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Directors in Focus: Nagisa Oshima

The man who left his will on film (Tokyo senso sengo hiwa)

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Saturday 5/30
5:00 pm
$9 General Public
$7 Students & Seniors
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dir. Nagisa Oshima, Japan, 1970, 35mm, Japanese w/ English subtitles, 94 min.

"...This circuitous film begins with the alleged suicide of a young activist who is part of a radical film collective. When his camera is recovered by a friend, Motoki, it is revealed that the footage is nothing but mundane street scenes of Tokyo. Duly obsessed, a despairing Motoki goes about reconstructing his friend’s life as an extension of the found footage. Oshima’s mercurial experiment avoids the fixed fact—identity and happenstance float like wild mercury, forcing the viewer to actively assemble the reenactment. To piece together a single life seems daunting, to engage with history, nearly impossible. This is the will and testament Oshima would have us consider." —Steve Seid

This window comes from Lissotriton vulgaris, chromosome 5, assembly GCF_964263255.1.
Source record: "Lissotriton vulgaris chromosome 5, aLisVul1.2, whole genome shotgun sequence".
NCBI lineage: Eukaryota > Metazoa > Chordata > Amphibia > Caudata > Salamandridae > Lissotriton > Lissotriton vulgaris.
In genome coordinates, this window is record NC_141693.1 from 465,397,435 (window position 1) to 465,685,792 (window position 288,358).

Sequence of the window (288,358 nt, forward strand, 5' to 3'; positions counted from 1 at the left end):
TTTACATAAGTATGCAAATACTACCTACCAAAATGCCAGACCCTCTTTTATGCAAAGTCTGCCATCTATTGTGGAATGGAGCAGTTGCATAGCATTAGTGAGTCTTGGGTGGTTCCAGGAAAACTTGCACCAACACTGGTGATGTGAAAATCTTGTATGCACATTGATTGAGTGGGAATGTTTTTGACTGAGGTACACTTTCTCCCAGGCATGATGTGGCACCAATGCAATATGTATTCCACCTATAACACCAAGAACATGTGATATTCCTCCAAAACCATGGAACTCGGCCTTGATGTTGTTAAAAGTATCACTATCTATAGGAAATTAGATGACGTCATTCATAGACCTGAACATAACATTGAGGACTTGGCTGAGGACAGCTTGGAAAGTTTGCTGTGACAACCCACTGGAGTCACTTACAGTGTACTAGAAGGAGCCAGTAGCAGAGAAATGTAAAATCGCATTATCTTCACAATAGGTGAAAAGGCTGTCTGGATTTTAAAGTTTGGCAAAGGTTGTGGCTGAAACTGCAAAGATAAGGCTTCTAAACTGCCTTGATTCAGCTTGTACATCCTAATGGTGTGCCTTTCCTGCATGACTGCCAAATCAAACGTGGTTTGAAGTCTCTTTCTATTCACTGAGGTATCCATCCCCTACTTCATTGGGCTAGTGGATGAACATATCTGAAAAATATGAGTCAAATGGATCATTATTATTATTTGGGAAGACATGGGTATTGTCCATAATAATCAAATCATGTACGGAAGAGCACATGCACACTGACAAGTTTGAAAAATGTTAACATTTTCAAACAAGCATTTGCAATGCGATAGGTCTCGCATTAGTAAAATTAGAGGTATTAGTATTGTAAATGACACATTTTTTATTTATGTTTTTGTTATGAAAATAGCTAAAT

Directors in Focus: Nagisa Oshima
Often called the Godard of the East, the esteemed Japanese director Nagisa Oshima was one of the most provocative film artists of the twentieth century, and his works challenged and shocked the cinematic world for decades. Following his rise to prominence at Shochiku, Oshima struck out to form his own production company, Sozo-sha, in the early sixties. That move ushered in the prolific period of his career that gave birth to the five films collected here. Unsurprisingly, this studio renegade was fascinated by stories of outsiders—serial killers, rabid hedonists, and stowaway misfits are just some of the social castoffs you’ll meet in these audacious, cerebral entries in the New Wave surge that made Japan a hub of truly daredevil moviemaking. As part of IHP’s continuing programming of the Janus Collection, we are pleased to offer these five newly restored 35mm gems to our audiences.